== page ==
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In Re C.o.

OPINION FILED JUNE 27, 1979.

IN RE C.O., A MINOR. — (THE PEOPLE OF THE STATE OF ILLINOIS, PETITIONER-APPELLEE,

v.

C.O., RESPONDENT-APPELLANT.)



APPEAL from the Circuit Court of Lake County; the Hon. BERNARD E. DREW, JR., Judge, presiding.

MR. PRESIDING JUSTICE GUILD DELIVERED THE OPINION OF THE COURT:

C.O., the respondent minor, appeals from a dispositional order of May 18, 1978, committing him to the custody of the Department of Corrections.

On October 31, 1973, respondent, then 11 years old, was found to be a neglected child and made a ward of the court. On May 13, 1976, after having been found to have committed the offense of theft, he was declared to be delinquent and again adjudged a ward of the court. On September 16, 1976, he admitted the offense of criminal damage to property and on January 27, 1977, he admitted the offense of resisting a peace officer. On January 12, 1978, he admitted the offense of criminal trespass to a motor vehicle, was again found to be delinquent, and was committed to the custody of the Department of Corrections for a 30-day diagnostic program. On March 17, 1978, the juvenile court again found the minor to be delinquent, he having again committed the offense of criminal trespass to a motor vehicle. He was placed in the temporary custody of the Lake County Youth Home pending dispositional hearing, which was set for April 18, 1978. On April 18, 1978, the court ruled that the respondent minor should continue at a foster home under the supervision of the Department of Children and Family Services subject to certain conditions and continued the matter until May 11 for review. On May 11, the minor having fled to Kentucky, a juvenile warrant was issued for his arrest. He was arrested and detained but escaped from custody. Another warrant was issued and he was again arrested. On May 18, 1978, after a lengthy hearing, the minor was committed to the custody of the Department of Corrections. On May 23 the minor was picked up after fleeing again.

Respondent raises two issues on appeal, contending (1) that he was denied certain due process procedural rights, and (2) that an alternative to the Department of Corrections should have been utilized.

Resolution of the first issue is dependent upon what interpretation we place on the trial court's order of April 18, 1978, which includes, inter alia, the following:

"* * * the minor shall continue in placement at the Zervos foster home under the supervision of the Department of Children & Family Services subject to the following conditions:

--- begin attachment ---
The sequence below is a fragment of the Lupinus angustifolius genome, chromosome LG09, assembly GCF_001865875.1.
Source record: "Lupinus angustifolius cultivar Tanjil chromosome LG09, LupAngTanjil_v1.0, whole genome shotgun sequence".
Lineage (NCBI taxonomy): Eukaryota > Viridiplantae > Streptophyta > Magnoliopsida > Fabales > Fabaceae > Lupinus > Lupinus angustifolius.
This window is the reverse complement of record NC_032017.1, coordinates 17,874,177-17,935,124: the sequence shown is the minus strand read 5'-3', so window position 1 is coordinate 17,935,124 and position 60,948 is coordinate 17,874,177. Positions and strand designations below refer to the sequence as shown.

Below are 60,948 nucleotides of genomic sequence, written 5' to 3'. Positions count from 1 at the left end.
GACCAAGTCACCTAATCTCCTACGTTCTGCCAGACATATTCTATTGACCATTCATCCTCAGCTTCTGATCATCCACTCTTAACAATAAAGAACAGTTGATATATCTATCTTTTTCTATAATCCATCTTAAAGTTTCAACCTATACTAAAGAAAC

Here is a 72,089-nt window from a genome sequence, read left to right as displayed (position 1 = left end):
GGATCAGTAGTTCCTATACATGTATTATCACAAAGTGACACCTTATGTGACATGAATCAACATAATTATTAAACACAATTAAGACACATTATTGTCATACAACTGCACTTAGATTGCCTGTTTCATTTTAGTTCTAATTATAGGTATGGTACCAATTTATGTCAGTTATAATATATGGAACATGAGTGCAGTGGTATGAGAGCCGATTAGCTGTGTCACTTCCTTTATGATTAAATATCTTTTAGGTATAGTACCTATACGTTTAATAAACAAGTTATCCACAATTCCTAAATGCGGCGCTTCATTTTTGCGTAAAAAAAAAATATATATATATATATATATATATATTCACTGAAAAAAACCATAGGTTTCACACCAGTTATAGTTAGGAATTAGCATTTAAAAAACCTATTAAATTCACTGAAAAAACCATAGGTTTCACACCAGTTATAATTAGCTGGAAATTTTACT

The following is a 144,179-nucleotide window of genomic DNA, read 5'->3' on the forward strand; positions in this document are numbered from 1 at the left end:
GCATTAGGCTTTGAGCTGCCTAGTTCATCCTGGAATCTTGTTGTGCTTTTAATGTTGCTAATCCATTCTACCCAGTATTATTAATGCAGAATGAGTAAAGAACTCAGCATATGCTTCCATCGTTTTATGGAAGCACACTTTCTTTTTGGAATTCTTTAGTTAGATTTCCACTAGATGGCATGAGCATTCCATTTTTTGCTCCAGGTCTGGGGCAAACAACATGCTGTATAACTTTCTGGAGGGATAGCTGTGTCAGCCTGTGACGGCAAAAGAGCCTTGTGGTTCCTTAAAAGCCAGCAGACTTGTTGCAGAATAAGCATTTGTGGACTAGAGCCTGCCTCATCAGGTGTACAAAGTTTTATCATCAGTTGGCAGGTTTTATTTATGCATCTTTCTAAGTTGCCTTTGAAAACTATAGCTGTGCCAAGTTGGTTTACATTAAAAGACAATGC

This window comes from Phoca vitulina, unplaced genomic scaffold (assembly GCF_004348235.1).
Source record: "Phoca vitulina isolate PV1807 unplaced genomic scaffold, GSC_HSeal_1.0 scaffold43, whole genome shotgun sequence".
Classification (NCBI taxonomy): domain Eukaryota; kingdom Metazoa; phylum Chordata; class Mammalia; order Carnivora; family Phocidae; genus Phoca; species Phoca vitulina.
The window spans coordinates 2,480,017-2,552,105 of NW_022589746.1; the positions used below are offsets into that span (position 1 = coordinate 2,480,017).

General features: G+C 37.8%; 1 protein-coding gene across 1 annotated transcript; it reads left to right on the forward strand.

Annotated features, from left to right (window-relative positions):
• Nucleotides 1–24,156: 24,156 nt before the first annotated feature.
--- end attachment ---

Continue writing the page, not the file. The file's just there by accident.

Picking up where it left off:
1. The minor shall continue counseling with the Family Services of North Lake County.

2. The minor shall continue training and employment with Mr. Zervos.

3. The minor shall cooperate with the Department of Children & Family Services and UDIS in any program deemed necessary.

4. The minor shall attend Alternative School if minor chooses to work on a part time basis.

THE COURT FURTHER ORDERS that this manner is continued to May 11, 1978, at 9:30 a.m. for review."

Respondent contends that this order was a final placement pursuant to section 5-2 of the Juvenile Court Act (Ill. Rev. Stat. 1977, ch. 37, par. 705-1 et seq.). More specifically, he claims that this order represents either placement under subsection 1(a)(1) (probation or conditional discharge) of section 5-2 or subsection 1(a)(4) (commitment to the Department of Children and Family Services) of the same section. The State disagrees, contending that the order in question did not represent a final or permanent disposition of custody pursuant to any subsection of section 5-2, but was merely a continuance permitted by section 5-1(4) of the Juvenile Court Act, which provides that:

"* * * the court may adjourn the hearing for a reasonable period to receive reports or other evidence and, in such event, shall make an appropriate order for detention of the minor or his release from detention subject to supervision by the court during the period of the continuance."

The nature of the April 18 order is critical because a grant of probation and conditional discharge pursuant to section 5-2(1)(a)(1), and arguably, a commitment to the Department of Children and Family Services pursuant to section 5-2(1)(a)(4) brings into play the section of the Juvenile Court Act specifically regulating the revocation of probation or conditional discharge, section 5-3. There is no question that section 5-3 was not complied with in ...


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